argumentum ad hominem "to the man" or "to the person"
      In this forum we often see clear evidence of cognitive bias, this subjet is no exception.

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    5. Eran Segev

      logged in via Facebook

      In reply to Paul Richards

      Paul,

      You are correct in pointing out that statement, and it would be better if it hadn't been said, but Ebrall wasn't referring to that comment when he mentioned ad-hominem attacks on him, so it's irrelevant to Rachael's point, and Ebrall was wrong to invoke this logical fallacy.

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    6. Paul Richards
      Paul Richards is a Friend of The Conversation.

      In reply to Eran Segev

      Eran - thanks for the comment, I appreciated both your points. But none of us aware of the extent of the comments made to Phillip and furthermore the comment he made was rhetorical. There is no precedent for vitriolic ad hominen attacks, they are unprofessional, ergo; will go unpublished.

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    7. Eran Segev

      logged in via Facebook

      In reply to Paul Richards

      I think I am well aware of the extent of the comments made to Phillip and about Phillip, certainly the ones made by the people he mentioned: Dwyer, Harvey and Marron. I have seen the reports, letter and articles, and not one of them contains anything that an objective observer would construe as an ad-hominem attack.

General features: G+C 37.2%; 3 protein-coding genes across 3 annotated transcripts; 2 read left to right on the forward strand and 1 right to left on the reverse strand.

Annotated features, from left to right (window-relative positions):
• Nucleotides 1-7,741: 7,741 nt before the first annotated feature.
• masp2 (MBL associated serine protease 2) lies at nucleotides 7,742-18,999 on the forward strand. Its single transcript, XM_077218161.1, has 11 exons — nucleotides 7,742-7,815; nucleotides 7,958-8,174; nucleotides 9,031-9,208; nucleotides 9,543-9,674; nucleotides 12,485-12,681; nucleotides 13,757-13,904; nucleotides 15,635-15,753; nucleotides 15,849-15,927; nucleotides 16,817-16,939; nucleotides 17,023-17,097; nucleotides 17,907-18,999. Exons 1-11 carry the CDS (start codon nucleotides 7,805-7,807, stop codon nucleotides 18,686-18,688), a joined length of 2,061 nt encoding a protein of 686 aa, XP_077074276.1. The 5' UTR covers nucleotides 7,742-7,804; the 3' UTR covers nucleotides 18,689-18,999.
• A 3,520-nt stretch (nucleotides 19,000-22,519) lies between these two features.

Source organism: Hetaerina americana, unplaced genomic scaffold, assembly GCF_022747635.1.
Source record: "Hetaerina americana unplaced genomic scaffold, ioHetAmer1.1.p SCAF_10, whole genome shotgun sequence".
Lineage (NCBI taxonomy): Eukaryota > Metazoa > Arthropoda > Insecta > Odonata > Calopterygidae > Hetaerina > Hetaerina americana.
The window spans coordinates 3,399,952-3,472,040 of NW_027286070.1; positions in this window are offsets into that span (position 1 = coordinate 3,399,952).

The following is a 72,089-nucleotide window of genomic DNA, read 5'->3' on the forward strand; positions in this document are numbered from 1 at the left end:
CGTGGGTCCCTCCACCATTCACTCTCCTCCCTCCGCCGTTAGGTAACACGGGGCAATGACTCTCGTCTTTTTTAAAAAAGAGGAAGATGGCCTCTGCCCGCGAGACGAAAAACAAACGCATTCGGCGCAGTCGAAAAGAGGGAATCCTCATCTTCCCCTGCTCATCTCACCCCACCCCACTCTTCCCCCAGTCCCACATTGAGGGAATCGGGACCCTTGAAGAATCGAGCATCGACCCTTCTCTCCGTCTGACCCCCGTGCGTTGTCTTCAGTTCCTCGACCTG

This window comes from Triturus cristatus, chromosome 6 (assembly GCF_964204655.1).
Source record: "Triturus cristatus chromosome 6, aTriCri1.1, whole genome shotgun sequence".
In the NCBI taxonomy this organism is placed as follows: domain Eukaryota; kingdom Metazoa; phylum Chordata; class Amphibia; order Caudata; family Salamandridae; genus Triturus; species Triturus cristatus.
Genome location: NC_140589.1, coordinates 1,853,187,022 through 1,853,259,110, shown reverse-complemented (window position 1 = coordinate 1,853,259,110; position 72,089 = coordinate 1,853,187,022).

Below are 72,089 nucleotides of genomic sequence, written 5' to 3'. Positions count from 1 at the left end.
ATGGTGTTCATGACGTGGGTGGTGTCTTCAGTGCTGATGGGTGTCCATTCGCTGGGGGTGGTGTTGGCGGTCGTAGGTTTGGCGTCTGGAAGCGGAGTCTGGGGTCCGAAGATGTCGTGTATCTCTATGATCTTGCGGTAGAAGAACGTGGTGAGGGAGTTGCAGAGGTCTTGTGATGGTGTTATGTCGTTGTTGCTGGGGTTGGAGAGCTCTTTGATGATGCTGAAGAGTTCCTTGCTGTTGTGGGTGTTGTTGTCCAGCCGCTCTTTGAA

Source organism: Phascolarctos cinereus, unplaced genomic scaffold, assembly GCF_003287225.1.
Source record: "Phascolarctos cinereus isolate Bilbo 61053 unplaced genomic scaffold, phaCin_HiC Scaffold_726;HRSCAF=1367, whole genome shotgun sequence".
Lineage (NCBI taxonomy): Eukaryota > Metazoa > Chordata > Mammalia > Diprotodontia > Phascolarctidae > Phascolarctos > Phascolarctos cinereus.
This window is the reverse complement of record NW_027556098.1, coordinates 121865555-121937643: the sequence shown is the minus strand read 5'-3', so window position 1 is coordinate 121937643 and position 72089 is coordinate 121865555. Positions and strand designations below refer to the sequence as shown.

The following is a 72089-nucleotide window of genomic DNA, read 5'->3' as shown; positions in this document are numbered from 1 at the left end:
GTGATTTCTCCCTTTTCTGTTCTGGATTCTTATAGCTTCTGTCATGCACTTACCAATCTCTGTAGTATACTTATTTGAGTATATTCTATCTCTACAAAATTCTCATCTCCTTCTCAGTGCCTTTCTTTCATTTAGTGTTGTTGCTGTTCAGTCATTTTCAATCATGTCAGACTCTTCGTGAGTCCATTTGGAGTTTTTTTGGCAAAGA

Where I think Ebrall gets it wrong is that he thinks one must only attack views, not people; but attacking a person for promoting certain views is legitimate, if you attack the views too. What would be illegitimate would be to say that Ebrall is ugly and therefore he is wrong (or something equivalent). Nothing like that had happened here.

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    8. Paul Richards
      Paul Richards is a Friend of The Conversation.

      In reply to Eran Segev

      Eran - Once again thanks for the comment. However none of us knows what has been said to Phillip by all skeptics, particularly the ones named, only he has that truth.
      So I can't stand on either side of this argument. I just know there is always room for a win win and it takes highly evolved individuals to see this, and not lower their value system. As I have said before, it looks very much like "a demarcation dispute".